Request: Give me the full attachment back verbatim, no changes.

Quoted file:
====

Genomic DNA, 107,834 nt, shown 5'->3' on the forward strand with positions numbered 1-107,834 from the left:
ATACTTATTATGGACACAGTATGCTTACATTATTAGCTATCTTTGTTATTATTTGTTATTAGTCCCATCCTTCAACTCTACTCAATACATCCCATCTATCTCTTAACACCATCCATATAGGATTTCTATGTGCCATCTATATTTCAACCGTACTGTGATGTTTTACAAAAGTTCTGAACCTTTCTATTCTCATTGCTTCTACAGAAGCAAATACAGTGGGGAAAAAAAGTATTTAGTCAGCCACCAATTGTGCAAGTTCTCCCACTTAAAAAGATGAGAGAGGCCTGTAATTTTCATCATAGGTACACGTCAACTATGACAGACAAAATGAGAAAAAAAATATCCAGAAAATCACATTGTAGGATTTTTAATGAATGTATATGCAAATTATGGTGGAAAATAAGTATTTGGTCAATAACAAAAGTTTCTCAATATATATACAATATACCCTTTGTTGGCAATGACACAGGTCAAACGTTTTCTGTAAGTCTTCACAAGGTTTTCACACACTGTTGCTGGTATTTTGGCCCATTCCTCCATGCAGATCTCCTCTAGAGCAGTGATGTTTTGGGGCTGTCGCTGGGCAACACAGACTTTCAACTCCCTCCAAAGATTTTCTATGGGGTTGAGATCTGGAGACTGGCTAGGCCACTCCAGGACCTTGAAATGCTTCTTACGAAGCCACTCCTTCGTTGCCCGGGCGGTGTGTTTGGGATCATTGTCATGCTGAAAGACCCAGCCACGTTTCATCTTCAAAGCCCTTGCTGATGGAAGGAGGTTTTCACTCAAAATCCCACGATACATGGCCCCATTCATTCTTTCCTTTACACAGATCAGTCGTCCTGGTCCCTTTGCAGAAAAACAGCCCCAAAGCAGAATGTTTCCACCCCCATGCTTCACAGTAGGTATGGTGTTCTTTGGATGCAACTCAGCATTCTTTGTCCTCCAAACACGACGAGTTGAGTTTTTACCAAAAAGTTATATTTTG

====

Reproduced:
Genomic DNA, 107,834 nt, shown 5'->3' on the forward strand with positions numbered 1-107,834 from the left:
ATACTTATTATGGACACAGTATGCTTACATTATTAGCTATCTTTGTTATTATTTGTTATTAGTCCCATCCTTCAACTCTACTCAATACATCCCATCTATCTCTTAACACCATCCATATAGGATTTCTATGTGCCATCTATATTTCAACCGTACTGTGATGTTTTACAAAAGTTCTGAACCTTTCTATTCTCATTGCTTCTACAGAAGCAAATACAGTGGGGAAAAAAAGTATTTAGTCAGCCACCAATTGTGCAAGTTCTCCCACTTAAAAAGATGAGAGAGGCCTGTAATTTTCATCATAGGTACACGTCAACTATGACAGACAAAATGAGAAAAAAAATATCCAGAAAATCACATTGTAGGATTTTTAATGAATGTATATGCAAATTATGGTGGAAAATAAGTATTTGGTCAATAACAAAAGTTTCTCAATATATATACAATATACCCTTTGTTGGCAATGACACAGGTCAAACGTTTTCTGTAAGTCTTCACAAGGTTTTCACACACTGTTGCTGGTATTTTGGCCCATTCCTCCATGCAGATCTCCTCTAGAGCAGTGATGTTTTGGGGCTGTCGCTGGGCAACACAGACTTTCAACTCCCTCCAAAGATTTTCTATGGGGTTGAGATCTGGAGACTGGCTAGGCCACTCCAGGACCTTGAAATGCTTCTTACGAAGCCACTCCTTCGTTGCCCGGGCGGTGTGTTTGGGATCATTGTCATGCTGAAAGACCCAGCCACGTTTCATCTTCAAAGCCCTTGCTGATGGAAGGAGGTTTTCACTCAAAATCCCACGATACATGGCCCCATTCATTCTTTCCTTTACACAGATCAGTCGTCCTGGTCCCTTTGCAGAAAAACAGCCCCAAAGCAGAATGTTTCCACCCCCATGCTTCACAGTAGGTATGGTGTTCTTTGGATGCAACTCAGCATTCTTTGTCCTCCAAACACGACGAGTTGAGTTTTTACCAAAAAGTTATATTTTG